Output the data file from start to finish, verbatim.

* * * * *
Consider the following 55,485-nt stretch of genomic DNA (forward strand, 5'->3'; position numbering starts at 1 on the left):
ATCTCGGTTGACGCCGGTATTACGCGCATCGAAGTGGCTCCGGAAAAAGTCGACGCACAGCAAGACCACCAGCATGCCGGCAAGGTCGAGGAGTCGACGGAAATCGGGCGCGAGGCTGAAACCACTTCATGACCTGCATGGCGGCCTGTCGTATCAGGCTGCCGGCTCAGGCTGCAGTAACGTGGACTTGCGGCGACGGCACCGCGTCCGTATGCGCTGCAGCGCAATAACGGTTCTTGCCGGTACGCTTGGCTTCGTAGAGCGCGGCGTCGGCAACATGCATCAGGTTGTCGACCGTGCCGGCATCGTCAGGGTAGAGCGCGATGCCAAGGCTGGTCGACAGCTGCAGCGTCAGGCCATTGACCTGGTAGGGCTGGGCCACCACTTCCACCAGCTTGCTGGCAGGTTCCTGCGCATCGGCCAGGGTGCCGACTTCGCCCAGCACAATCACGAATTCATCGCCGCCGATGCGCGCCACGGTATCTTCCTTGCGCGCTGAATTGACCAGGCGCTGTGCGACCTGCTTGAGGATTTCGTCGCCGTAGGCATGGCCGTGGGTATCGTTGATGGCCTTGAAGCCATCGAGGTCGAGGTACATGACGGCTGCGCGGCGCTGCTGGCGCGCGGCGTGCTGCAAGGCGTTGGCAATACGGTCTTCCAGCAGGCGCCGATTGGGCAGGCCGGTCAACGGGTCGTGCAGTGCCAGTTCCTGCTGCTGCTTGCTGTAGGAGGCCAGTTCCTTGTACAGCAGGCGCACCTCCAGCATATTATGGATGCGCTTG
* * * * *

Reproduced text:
Consider the following 55,485-nt stretch of genomic DNA (forward strand, 5'->3'; position numbering starts at 1 on the left):
ATCTCGGTTGACGCCGGTATTACGCGCATCGAAGTGGCTCCGGAAAAAGTCGACGCACAGCAAGACCACCAGCATGCCGGCAAGGTCGAGGAGTCGACGGAAATCGGGCGCGAGGCTGAAACCACTTCATGACCTGCATGGCGGCCTGTCGTATCAGGCTGCCGGCTCAGGCTGCAGTAACGTGGACTTGCGGCGACGGCACCGCGTCCGTATGCGCTGCAGCGCAATAACGGTTCTTGCCGGTACGCTTGGCTTCGTAGAGCGCGGCGTCGGCAACATGCATCAGGTTGTCGACCGTGCCGGCATCGTCAGGGTAGAGCGCGATGCCAAGGCTGGTCGACAGCTGCAGCGTCAGGCCATTGACCTGGTAGGGCTGGGCCACCACTTCCACCAGCTTGCTGGCAGGTTCCTGCGCATCGGCCAGGGTGCCGACTTCGCCCAGCACAATCACGAATTCATCGCCGCCGATGCGCGCCACGGTATCTTCCTTGCGCGCTGAATTGACCAGGCGCTGTGCGACCTGCTTGAGGATTTCGTCGCCGTAGGCATGGCCGTGGGTATCGTTGATGGCCTTGAAGCCATCGAGGTCGAGGTACATGACGGCTGCGCGGCGCTGCTGGCGCGCGGCGTGCTGCAAGGCGTTGGCAATACGGTCTTCCAGCAGGCGCCGATTGGGCAGGCCGGTCAACGGGTCGTGCAGTGCCAGTTCCTGCTGCTGCTTGCTGTAGGAGGCCAGTTCCTTGTACAGCAGGCGCACCTCCAGCATATTATGGATGCGCTTG